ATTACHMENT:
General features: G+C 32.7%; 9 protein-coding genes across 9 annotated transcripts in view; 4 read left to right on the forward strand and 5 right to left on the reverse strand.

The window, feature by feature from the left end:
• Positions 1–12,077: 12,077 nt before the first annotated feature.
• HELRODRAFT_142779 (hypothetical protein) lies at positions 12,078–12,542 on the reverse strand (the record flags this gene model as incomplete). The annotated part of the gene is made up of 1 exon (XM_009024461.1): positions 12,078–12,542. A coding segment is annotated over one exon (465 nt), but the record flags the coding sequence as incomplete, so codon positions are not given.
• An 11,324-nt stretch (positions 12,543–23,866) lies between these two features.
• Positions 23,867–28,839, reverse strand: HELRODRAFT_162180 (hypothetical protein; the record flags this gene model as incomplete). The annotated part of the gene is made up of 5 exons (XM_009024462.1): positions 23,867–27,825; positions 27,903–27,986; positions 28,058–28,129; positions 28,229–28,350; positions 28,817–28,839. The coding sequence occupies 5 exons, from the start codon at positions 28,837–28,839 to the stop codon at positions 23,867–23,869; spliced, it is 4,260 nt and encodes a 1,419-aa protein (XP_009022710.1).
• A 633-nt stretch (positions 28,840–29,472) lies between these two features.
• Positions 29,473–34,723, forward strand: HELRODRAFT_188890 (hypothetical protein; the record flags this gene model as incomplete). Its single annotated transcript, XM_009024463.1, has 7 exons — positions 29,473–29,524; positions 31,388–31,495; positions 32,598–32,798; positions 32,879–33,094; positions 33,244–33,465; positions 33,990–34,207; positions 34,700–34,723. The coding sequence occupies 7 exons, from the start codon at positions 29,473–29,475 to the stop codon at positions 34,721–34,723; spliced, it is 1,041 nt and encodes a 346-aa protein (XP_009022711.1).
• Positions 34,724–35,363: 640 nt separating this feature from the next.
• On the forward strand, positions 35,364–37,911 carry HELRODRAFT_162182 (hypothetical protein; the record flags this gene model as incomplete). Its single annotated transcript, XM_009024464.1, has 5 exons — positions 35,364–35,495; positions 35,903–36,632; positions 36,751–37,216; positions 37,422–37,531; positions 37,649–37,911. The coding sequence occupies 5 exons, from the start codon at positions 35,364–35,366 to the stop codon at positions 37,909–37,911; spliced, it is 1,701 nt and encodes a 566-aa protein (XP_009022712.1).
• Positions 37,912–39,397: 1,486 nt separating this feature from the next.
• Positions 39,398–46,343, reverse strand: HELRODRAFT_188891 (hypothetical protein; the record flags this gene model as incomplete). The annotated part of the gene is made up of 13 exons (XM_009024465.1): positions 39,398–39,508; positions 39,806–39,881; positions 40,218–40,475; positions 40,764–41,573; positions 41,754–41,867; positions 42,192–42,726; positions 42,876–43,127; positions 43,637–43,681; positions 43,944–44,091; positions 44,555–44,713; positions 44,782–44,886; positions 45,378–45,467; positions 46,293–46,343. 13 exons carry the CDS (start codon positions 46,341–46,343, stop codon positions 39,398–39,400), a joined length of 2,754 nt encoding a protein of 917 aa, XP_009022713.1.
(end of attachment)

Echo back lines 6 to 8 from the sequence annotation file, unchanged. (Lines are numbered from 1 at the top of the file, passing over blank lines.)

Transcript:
• Positions 23,867–28,839, reverse strand: HELRODRAFT_162180 (hypothetical protein; the record flags this gene model as incomplete). The annotated part of the gene is made up of 5 exons (XM_009024462.1): positions 23,867–27,825; positions 27,903–27,986; positions 28,058–28,129; positions 28,229–28,350; positions 28,817–28,839. The coding sequence occupies 5 exons, from the start codon at positions 28,837–28,839 to the stop codon at positions 23,867–23,869; spliced, it is 4,260 nt and encodes a 1,419-aa protein (XP_009022710.1).
• A 633-nt stretch (positions 28,840–29,472) lies between these two features.
• Positions 29,473–34,723, forward strand: HELRODRAFT_188890 (hypothetical protein; the record flags this gene model as incomplete). Its single annotated transcript, XM_009024463.1, has 7 exons — positions 29,473–29,524; positions 31,388–31,495; positions 32,598–32,798; positions 32,879–33,094; positions 33,244–33,465; positions 33,990–34,207; positions 34,700–34,723. The coding sequence occupies 7 exons, from the start codon at positions 29,473–29,475 to the stop codon at positions 34,721–34,723; spliced, it is 1,041 nt and encodes a 346-aa protein (XP_009022711.1).